A nature park at Mary Lake in Highlands is one step closer to becoming a reality following the Greater Victoria Greenbelt Society’s (GVGS) acquisition of the property for $2.6 million.
Over the last six months, the society was able to raise $1.3 million through donations and partnerships, including a $100,000 contribution from GVGS chair Bob McMinn. The closing date on the purchase is Dec. 23.
The organization will now work to pay down the remaining $1.3 million in a similar fashion, before work can be started to get the park ready for public access, at which point it will be turned over to the District of Highlands as a municipal park.
The ultimate goal is to preserve the land as a 73-acre nature park anchored by Mary Lake and including surrounding forests, creeks and wetlands.
There are a few key aspects that make this an exciting project for both the Society and the District. The park will become the first with lake access in the western portion of the District, and it is being touted as an important environmental project.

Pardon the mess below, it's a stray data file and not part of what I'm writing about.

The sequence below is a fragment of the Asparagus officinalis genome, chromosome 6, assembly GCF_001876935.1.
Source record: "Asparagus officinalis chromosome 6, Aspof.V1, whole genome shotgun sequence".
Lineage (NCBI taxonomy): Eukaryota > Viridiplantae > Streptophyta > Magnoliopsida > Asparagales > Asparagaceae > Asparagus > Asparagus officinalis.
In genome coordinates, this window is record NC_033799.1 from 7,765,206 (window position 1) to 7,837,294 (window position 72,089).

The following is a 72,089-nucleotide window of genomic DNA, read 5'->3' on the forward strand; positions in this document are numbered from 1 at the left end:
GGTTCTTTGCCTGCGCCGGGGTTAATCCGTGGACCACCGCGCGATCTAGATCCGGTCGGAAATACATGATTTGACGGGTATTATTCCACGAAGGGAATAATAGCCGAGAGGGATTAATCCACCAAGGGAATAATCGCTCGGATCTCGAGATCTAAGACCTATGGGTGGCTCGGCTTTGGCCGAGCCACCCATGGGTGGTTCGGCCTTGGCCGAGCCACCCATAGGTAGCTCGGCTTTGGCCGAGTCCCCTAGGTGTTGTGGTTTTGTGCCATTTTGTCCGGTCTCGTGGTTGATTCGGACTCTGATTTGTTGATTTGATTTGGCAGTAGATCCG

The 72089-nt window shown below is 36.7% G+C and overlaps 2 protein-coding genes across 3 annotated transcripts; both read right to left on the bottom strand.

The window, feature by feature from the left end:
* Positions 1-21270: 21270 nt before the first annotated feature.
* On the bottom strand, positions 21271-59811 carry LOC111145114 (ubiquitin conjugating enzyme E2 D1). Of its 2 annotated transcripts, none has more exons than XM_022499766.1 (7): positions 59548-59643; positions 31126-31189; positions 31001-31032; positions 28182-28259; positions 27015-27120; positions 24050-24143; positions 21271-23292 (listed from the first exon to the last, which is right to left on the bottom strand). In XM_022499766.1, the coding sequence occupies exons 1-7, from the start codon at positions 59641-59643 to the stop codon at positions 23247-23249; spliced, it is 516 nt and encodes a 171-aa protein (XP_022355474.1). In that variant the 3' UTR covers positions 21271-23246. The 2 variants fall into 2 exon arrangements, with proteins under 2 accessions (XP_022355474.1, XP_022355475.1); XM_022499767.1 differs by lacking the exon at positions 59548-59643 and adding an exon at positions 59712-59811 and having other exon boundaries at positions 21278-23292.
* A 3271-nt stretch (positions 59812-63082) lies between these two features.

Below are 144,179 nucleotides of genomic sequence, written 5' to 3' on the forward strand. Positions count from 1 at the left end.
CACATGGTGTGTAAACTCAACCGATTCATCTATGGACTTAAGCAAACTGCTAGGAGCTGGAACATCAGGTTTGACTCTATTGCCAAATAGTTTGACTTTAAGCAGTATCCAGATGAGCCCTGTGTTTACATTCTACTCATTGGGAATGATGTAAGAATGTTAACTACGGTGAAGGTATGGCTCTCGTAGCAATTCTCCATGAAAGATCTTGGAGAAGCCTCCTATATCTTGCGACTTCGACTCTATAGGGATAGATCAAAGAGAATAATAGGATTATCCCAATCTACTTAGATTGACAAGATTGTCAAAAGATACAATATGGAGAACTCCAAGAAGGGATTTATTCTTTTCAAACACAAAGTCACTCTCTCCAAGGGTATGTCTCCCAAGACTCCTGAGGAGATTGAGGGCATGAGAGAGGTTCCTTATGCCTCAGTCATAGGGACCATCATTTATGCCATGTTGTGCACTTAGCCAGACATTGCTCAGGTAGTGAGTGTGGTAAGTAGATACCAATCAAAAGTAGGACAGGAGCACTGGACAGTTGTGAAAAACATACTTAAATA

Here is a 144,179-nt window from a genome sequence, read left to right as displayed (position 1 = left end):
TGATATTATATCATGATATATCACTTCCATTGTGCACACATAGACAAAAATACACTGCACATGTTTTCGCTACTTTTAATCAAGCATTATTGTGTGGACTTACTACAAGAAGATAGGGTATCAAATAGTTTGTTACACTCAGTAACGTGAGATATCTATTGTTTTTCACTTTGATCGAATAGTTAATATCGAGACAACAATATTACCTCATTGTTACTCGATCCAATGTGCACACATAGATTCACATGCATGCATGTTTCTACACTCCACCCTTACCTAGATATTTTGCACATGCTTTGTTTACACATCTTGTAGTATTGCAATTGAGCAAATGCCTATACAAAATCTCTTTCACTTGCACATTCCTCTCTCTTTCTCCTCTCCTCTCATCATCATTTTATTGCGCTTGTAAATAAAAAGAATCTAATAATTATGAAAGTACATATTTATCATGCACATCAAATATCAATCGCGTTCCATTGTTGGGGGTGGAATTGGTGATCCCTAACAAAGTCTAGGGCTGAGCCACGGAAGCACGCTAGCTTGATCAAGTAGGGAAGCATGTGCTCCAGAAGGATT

“It’s sitting right in the middle of the Millstream watershed,” said Society spokesperson Koi Neah, noting that the watershed has been around roughly 13,000 years. “And (it) is not just what you see on the surface, it’s also the water tables and aquifer that are part of that, and it goes right down from the Todd range to the Esquimalt Harbour.”
Neah said it’s very important to protect the area from development.
An ecologist recently surveyed the area and found seven different ecosystems on the property, from dry coastal Douglas fir ecosystems to rocky outcrops and wetland areas.
“A lot of those ecosystems are set up in a particular combination that’s becoming really rare,” Neah added.
In addition to environmental considerations, the park will be fully accessible for those with mobility issues, as there is already a path that will permit access.
The ultimate plan is to have the park connect existing trail systems in Thetis Lake, Gowlland-Tod and Mount Work regional parks, creating a 25-kilometre hiking loop.
“That’s really important because it’s such a great loop. It goes through really spectacular scenery,” Neah said. “A lot of people are really looking forward to that.”
And while the future park is expected to provide recreational opportunities, including swimming, the goal remains to preserve its natural beauty.
“We’re definitely going to be stressing that aspect, because there’s a lot of little creatures that people don’t even notice that get really impacted by human use,” Neah said.
The timing of the purchase worked in the Society’s favour, as the original price tag of $4.6 million was brought down by $2 million after 20 acres were sold to a separate developer.
For more information on the park project, visit marylakeconnections.ca.